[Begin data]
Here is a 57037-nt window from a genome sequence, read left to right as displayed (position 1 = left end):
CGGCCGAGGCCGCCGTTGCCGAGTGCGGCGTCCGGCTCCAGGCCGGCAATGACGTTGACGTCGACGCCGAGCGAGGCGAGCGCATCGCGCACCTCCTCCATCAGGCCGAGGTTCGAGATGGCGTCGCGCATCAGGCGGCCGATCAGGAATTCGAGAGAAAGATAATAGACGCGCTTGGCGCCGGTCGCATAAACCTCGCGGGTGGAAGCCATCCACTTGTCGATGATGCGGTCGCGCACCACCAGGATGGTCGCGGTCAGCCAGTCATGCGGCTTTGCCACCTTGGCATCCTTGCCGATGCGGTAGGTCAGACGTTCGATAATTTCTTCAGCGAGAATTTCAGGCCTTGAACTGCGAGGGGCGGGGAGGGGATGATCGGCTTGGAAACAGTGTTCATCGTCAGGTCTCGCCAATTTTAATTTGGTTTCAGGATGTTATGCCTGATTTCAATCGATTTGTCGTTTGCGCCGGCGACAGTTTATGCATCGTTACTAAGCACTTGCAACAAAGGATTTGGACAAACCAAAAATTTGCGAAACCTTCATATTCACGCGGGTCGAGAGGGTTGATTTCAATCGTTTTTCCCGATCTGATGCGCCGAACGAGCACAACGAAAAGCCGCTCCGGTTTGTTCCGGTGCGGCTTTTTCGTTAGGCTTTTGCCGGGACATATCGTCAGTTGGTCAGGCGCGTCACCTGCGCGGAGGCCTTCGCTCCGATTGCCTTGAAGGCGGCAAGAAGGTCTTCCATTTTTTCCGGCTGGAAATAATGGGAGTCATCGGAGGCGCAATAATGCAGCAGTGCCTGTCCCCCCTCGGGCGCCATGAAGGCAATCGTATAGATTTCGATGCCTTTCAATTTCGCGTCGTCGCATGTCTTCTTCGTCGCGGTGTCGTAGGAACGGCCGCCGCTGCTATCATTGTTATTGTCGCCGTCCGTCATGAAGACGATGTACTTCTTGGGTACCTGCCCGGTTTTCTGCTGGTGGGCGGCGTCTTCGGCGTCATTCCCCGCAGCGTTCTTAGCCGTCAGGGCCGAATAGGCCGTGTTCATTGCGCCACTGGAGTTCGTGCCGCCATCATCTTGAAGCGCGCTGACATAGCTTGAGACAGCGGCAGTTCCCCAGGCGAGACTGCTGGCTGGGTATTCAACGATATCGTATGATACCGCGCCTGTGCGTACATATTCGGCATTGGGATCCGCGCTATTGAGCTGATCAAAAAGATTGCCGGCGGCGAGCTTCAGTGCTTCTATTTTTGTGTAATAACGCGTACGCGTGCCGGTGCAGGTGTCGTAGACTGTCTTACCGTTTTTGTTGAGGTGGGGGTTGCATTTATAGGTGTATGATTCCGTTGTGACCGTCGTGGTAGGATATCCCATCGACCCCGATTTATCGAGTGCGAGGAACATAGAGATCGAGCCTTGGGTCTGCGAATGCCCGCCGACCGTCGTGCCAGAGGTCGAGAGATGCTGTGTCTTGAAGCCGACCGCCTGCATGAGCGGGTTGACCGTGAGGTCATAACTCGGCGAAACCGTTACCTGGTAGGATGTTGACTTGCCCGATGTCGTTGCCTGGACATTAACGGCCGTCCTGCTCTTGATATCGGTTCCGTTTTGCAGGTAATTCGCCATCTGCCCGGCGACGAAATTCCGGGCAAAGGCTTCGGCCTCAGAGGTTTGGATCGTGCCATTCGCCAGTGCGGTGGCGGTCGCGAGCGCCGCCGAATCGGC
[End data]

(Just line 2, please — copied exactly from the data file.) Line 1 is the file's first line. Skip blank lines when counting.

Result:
CGGCCGAGGCCGCCGTTGCCGAGTGCGGCGTCCGGCTCCAGGCCGGCAATGACGTTGACGTCGACGCCGAGCGAGGCGAGCGCATCGCGCACCTCCTCCATCAGGCCGAGGTTCGAGATGGCGTCGCGCATCAGGCGGCCGATCAGGAATTCGAGAGAAAGATAATAGACGCGCTTGGCGCCGGTCGCATAAACCTCGCGGGTGGAAGCCATCCACTTGTCGATGATGCGGTCGCGCACCACCAGGATGGTCGCGGTCAGCCAGTCATGCGGCTTTGCCACCTTGGCATCCTTGCCGATGCGGTAGGTCAGACGTTCGATAATTTCTTCAGCGAGAATTTCAGGCCTTGAACTGCGAGGGGCGGGGAGGGGATGATCGGCTTGGAAACAGTGTTCATCGTCAGGTCTCGCCAATTTTAATTTGGTTTCAGGATGTTATGCCTGATTTCAATCGATTTGTCGTTTGCGCCGGCGACAGTTTATGCATCGTTACTAAGCACTTGCAACAAAGGATTTGGACAAACCAAAAATTTGCGAAACCTTCATATTCACGCGGGTCGAGAGGGTTGATTTCAATCGTTTTTCCCGATCTGATGCGCCGAACGAGCACAACGAAAAGCCGCTCCGGTTTGTTCCGGTGCGGCTTTTTCGTTAGGCTTTTGCCGGGACATATCGTCAGTTGGTCAGGCGCGTCACCTGCGCGGAGGCCTTCGCTCCGATTGCCTTGAAGGCGGCAAGAAGGTCTTCCATTTTTTCCGGCTGGAAATAATGGGAGTCATCGGAGGCGCAATAATGCAGCAGTGCCTGTCCCCCCTCGGGCGCCATGAAGGCAATCGTATAGATTTCGATGCCTTTCAATTTCGCGTCGTCGCATGTCTTCTTCGTCGCGGTGTCGTAGGAACGGCCGCCGCTGCTATCATTGTTATTGTCGCCGTCCGTCATGAAGACGATGTACTTCTTGGGTACCTGCCCGGTTTTCTGCTGGTGGGCGGCGTCTTCGGCGTCATTCCCCGCAGCGTTCTTAGCCGTCAGGGCCGAATAGGCCGTGTTCATTGCGCCACTGGAGTTCGTGCCGCCATCATCTTGAAGCGCGCTGACATAGCTTGAGACAGCGGCAGTTCCCCAGGCGAGACTGCTGGCTGGGTATTCAACGATATCGTATGATACCGCGCCTGTGCGTACATATTCGGCATTGGGATCCGCGCTATTGAGCTGATCAAAAAGATTGCCGGCGGCGAGCTTCAGTGCTTCTATTTTTGTGTAATAACGCGTACGCGTGCCGGTGCAGGTGTCGTAGACTGTCTTACCGTTTTTGTTGAGGTGGGGGTTGCATTTATAGGTGTATGATTCCGTTGTGACCGTCGTGGTAGGATATCCCATCGACCCCGATTTATCGAGTGCGAGGAACATAGAGATCGAGCCTTGGGTCTGCGAATGCCCGCCGACCGTCGTGCCAGAGGTCGAGAGATGCTGTGTCTTGAAGCCGACCGCCTGCATGAGCGGGTTGACCGTGAGGTCATAACTCGGCGAAACCGTTACCTGGTAGGATGTTGACTTGCCCGATGTCGTTGCCTGGACATTAACGGCCGTCCTGCTCTTGATATCGGTTCCGTTTTGCAGGTAATTCGCCATCTGCCCGGCGACGAAATTCCGGGCAAAGGCTTCGGCCTCAGAGGTTTGGATCGTGCCATTCGCCAGTGCGGTGGCGGTCGCGAGCGCCGCCGAATCGGC